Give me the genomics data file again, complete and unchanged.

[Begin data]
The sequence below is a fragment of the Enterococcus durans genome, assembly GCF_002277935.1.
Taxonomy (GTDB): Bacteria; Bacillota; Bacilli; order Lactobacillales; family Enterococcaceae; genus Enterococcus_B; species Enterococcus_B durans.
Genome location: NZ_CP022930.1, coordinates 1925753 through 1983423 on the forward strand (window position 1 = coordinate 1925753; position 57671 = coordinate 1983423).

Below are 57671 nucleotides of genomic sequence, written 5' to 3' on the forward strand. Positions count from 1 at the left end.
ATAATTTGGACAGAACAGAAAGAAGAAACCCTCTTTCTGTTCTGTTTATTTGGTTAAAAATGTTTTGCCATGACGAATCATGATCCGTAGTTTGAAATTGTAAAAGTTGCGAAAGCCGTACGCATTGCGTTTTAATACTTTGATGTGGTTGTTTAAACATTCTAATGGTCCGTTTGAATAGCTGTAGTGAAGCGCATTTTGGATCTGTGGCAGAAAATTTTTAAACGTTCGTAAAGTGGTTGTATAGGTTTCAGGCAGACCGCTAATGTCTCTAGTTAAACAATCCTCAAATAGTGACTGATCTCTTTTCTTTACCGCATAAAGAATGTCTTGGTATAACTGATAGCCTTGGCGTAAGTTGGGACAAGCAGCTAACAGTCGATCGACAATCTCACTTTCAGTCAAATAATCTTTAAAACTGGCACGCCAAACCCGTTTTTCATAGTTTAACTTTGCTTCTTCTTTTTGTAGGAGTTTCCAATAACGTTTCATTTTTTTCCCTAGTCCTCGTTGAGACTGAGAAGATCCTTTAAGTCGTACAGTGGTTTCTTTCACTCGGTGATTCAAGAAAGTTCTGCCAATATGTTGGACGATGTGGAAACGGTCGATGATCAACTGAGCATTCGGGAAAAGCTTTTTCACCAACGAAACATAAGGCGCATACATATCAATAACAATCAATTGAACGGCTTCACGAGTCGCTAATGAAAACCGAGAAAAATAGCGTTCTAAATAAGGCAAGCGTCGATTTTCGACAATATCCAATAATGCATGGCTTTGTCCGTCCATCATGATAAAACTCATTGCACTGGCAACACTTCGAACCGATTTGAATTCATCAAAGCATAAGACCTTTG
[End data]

The sequence below is a fragment of the Enterococcus durans genome, assembly GCF_002277935.1.
Taxonomy (GTDB): Bacteria; Bacillota; Bacilli; order Lactobacillales; family Enterococcaceae; genus Enterococcus_B; species Enterococcus_B durans.
Genome location: NZ_CP022930.1, coordinates 1925753 through 1983423 on the forward strand (window position 1 = coordinate 1925753; position 57671 = coordinate 1983423).

Below are 57671 nucleotides of genomic sequence, written 5' to 3' on the forward strand. Positions count from 1 at the left end.
ATAATTTGGACAGAACAGAAAGAAGAAACCCTCTTTCTGTTCTGTTTATTTGGTTAAAAATGTTTTGCCATGACGAATCATGATCCGTAGTTTGAAATTGTAAAAGTTGCGAAAGCCGTACGCATTGCGTTTTAATACTTTGATGTGGTTGTTTAAACATTCTAATGGTCCGTTTGAATAGCTGTAGTGAAGCGCATTTTGGATCTGTGGCAGAAAATTTTTAAACGTTCGTAAAGTGGTTGTATAGGTTTCAGGCAGACCGCTAATGTCTCTAGTTAAACAATCCTCAAATAGTGACTGATCTCTTTTCTTTACCGCATAAAGAATGTCTTGGTATAACTGATAGCCTTGGCGTAAGTTGGGACAAGCAGCTAACAGTCGATCGACAATCTCACTTTCAGTCAAATAATCTTTAAAACTGGCACGCCAAACCCGTTTTTCATAGTTTAACTTTGCTTCTTCTTTTTGTAGGAGTTTCCAATAACGTTTCATTTTTTTCCCTAGTCCTCGTTGAGACTGAGAAGATCCTTTAAGTCGTACAGTGGTTTCTTTCACTCGGTGATTCAAGAAAGTTCTGCCAATATGTTGGACGATGTGGAAACGGTCGATGATCAACTGAGCATTCGGGAAAAGCTTTTTCACCAACGAAACATAAGGCGCATACATATCAATAACAATCAATTGAACGGCTTCACGAGTCGCTAATGAAAACCGAGAAAAATAGCGTTCTAAATAAGGCAAGCGTCGATTTTCGACAATATCCAATAATGCATGGCTTTGTCCGTCCATCATGATAAAACTCATTGCACTGGCAACACTTCGAACCGATTTGAATTCATCAAAGCATAAGACCTTTG